Distinguished professor of business administration and founding chairman of the Leadership Institute, University of Southern California
I stalked my college president as a mentor. I was 22 when I entered Antioch College, and I was weighted down by my four years as an infantry officer in World War II. I watched leaders do damage to their followers. We were playing for mortal stakes, and I saw leadership at its best and worst. I had all of these ideas sitting within me, and I couldn't easily conceptualize or talk about them.
Doug McGregor, then Antioch's president, helped me. His thinking illuminated an area of study — leadership, organizational development, group dynamics — that I wouldn't have known existed. He pulled qualities from me that I didn't know were present. He not only recognized my potential, but he also gave me confidence. And he made it clear to people that I was a guy to watch.
But here's the thing: I went after him. Initially, I positioned myself so that Doug had to notice me, and then I practically forced him to teach me stuff that I thought I had observed in the infantry. By senior year, he was giving me a one-on-one seminar, and I was his inescapable protégé.
Being mentored isn't a passive game. It's nothing less than the ability to spot the handful of people who can make all the difference in your life.
Head football coach, Harvard University
My first mentor was a boyhood friend, Buddy Teevens, who I'm still close to. He came from a more secure, educated, athletic background, and he taught me that there is no substitute for work ethic and confidence. My high-school coach, John Montosi, gave me a lot of self-esteem. And Rick Taylor, the football coach at Boston University where I was an assistant and the director of athletics at the University of Cincinnati where I was head coach, understood the importance of not compromising principles.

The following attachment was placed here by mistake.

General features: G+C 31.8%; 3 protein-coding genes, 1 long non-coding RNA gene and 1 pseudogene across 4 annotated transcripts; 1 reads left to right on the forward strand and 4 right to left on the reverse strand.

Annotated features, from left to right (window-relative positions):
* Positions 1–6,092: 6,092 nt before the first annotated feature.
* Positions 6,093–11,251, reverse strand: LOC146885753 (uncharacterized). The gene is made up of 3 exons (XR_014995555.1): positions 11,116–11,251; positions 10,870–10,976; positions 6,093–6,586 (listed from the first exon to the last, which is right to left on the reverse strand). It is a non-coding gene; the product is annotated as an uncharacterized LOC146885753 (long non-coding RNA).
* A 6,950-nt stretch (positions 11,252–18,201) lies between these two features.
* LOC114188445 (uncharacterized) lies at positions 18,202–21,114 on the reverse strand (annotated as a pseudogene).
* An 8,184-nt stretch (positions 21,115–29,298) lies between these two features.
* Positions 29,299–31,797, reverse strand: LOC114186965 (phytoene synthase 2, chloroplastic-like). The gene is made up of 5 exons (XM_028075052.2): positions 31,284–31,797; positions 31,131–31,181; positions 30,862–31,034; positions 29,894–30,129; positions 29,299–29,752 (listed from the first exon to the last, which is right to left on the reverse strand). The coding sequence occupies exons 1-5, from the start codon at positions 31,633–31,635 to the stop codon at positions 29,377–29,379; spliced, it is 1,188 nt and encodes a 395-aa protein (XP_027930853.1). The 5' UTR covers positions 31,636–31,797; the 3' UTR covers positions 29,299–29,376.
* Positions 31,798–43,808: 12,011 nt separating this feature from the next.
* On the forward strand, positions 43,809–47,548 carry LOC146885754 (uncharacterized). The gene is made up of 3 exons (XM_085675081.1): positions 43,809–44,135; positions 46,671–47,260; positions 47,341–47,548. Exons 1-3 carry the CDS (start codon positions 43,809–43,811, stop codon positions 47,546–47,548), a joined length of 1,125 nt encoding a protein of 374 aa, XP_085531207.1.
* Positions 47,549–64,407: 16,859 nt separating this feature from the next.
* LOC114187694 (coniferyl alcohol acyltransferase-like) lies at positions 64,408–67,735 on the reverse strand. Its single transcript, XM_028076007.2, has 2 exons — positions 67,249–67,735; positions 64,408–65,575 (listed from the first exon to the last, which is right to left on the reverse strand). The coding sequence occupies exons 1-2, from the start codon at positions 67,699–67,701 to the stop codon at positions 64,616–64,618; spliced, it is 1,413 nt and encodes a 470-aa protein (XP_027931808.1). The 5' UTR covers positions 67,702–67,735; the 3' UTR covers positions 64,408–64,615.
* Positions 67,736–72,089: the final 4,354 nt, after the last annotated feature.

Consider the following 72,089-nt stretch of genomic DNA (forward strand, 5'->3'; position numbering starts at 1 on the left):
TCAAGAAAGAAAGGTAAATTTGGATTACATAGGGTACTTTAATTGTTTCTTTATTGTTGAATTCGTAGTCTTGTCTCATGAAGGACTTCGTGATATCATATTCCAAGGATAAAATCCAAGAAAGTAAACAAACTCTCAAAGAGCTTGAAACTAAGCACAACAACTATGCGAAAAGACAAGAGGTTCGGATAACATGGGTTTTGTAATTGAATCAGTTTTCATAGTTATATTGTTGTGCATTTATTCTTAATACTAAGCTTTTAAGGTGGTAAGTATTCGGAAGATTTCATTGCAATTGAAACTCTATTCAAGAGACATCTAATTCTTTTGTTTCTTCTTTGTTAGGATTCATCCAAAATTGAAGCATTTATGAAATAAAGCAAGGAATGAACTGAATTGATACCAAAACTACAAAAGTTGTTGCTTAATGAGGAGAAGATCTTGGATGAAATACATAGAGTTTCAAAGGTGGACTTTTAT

I still enjoy spending time with all three of them. A few weeks ago, my son and I saw Buddy, who happens to be the head coach at Stanford. Tomorrow, I am playing golf with my high-school coach, and this weekend, I am going to a function for Coach Taylor, who is retiring as the director of athletics at Northwestern University.
I've found that mentoring is like being a parent. I don't see my role as trying to be someone's buddy. Sometimes 18-, 19-, 20-year-olds think they have all the answers, and it's not until they go through the bumps in life that they realize what I or anyone else told them was good advice after all.